Kravitz Business is getting more aggressive as it fights for a larger market share.

Kravitz Business 88 224 (photo credit: Courtesy Photo)
Kravitz Business 88 224
(photo credit: Courtesy Photo)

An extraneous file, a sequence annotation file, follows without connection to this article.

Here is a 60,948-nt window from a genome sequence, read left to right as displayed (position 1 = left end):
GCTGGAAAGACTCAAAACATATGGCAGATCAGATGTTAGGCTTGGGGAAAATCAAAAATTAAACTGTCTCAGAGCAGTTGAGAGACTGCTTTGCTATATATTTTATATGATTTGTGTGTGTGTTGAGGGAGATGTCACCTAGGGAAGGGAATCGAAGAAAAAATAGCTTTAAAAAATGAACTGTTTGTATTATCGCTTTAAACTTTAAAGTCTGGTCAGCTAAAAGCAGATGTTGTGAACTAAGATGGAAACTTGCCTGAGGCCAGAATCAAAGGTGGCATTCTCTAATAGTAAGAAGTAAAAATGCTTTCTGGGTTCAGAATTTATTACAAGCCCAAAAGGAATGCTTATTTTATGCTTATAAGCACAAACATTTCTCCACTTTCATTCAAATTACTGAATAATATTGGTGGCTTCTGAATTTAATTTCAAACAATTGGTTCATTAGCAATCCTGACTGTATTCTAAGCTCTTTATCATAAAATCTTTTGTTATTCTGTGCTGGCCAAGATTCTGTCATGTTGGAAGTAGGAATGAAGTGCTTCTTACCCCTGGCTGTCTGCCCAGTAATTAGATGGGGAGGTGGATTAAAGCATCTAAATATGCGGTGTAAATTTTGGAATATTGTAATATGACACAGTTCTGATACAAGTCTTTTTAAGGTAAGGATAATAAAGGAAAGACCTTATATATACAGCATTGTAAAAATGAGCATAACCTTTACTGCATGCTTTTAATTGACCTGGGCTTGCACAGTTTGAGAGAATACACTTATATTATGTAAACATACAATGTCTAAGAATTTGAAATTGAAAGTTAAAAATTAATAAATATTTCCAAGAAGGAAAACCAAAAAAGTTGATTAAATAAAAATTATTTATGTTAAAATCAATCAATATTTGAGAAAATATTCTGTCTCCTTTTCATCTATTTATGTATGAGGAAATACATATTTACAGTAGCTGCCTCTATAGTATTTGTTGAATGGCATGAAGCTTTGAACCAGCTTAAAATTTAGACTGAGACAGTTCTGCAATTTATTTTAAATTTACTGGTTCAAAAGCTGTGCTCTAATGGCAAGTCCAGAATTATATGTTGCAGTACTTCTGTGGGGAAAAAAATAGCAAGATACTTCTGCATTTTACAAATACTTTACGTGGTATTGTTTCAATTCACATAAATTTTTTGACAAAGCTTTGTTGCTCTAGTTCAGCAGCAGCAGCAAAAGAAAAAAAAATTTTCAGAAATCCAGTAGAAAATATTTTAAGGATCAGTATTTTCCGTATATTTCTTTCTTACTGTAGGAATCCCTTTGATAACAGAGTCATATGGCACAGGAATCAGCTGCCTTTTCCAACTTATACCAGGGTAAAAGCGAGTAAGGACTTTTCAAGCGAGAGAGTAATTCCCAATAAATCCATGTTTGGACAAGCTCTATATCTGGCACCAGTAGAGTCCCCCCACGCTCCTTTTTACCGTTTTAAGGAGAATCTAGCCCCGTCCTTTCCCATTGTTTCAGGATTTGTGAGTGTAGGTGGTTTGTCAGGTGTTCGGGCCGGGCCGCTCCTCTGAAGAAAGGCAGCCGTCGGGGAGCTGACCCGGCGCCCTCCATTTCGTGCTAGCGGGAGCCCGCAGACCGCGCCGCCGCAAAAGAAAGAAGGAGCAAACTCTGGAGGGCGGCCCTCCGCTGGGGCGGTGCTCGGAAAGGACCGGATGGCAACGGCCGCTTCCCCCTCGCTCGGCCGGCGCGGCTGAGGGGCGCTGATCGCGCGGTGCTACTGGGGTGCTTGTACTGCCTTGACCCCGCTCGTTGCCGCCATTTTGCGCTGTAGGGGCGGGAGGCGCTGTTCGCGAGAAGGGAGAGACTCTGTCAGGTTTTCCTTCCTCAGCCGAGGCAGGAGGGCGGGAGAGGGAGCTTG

WHEN A country has a population between 7 million and 8 million, and a single cellphone company can boast 3 million clients, there's cause for celebration. Festivities of this kind are usually held on a limited scale, namely in a hotel or a park for a certain number of people. But Cellcom has decided to share its market success with almost everyone in the country who is capable of looking up at the sky. Tonight, November 1, Cellcom will launch a starlight fireworks display that will light up the skies of Israel from Kiryat Shmona to Eilat from 45 launching pads around the country including Arab towns and predominantly haredi areas such as Bnei Brak. The fireworks will rise to a height of 200 meters and will be visible over a radius of 15 kilometers. The display will commence at precisely 8:45 p.m. at which time regional radio stations throughout Israel will play the Tislam version of "Stars." The display will last for 4.5 minutes, and enable the bulk of the population to join in the Cellcom festivities. Additional details are available at *515 from a Cellcom phone, of course. B-U-G, ONE of Israel's leading chains of computer and computer accessories stores, has invested $100,000 in a Web site that will enable customers to make direct electronic contract with sales and service staff all the way to the general manager. B-U-G CEO Ofer Moran says B-U-G has made customer service a priority, and the Web site will enable fast and efficient service at minimal inconvenience to the customer with a tremendous saving in time and effort. AMONG THE B-U-G competitors is Kravitz Business. Up until now, Kravitz has been known as an office supply chain, and in fact the slogan on its Web site is "Your whole office with a single click." But now, Kravitz Business is getting more aggressive as it fights for a larger market share. In a $250,000 campaign devised by the Expert Advertising Agency ,which is part of the Bauman Bar Rivnai group, Kravitz Business has come up with a new slogan - "Think Computers - Think Kravitz Business." The purpose of the campaign, according to Eyal Yakar, the deputy CEO of Kravitz Business, is to create awareness that Kravitz Business can supply technological solutions to many problems with quality products at attractive prices. The campaign is being launched in conjunction with the HP laptop. WHILE HER husband is busy chalking up soccer triumphs for Chelsea in England, Tsofit Grant is heading a diverse media campaign for the non-profit organization Enosh, which provides mental health services and various social rehabilitation frameworks that enable the mentally ill to find their place in the community without having to resort to psychiatric hospitalization. The current campaign is for a fund-raising event on November 11, the proceeds from which will be used towards finding jobs for the mentally ill who are capable of working. THERE ARE gimmicks and there are gimmicks - and most gimmicks in advertising and PR are based on word games. That's what Mausner,w the high-end fashion company has conceived in a new campaign to attract a broader-based clientele. During the month of November, Mausner is offering three "business meals" breakfast, lunch or dinner - which, in effect, are three outfits priced at NIS 899, NIS 1,500 and NIS 2,499, respectively. Customers have two or three choices in each of these price groups, knowing in advance what their options may be, just as one knows what one gets by way of specials or business lunches when scanning a restaurant menu. The least expensive option, for instance, is a choice of linen pants, blouse and scarf or pants and two blouses. Shuki and Rivka Mausner believe this new concept in shopping will broaden their customer base because women will know in advance what they're going to spend and how many items they can get for that amount of money. They believe that the campaign will also attract people who might have previously hesitated to enter one of their stores because the merchandise was not sufficiently affordable.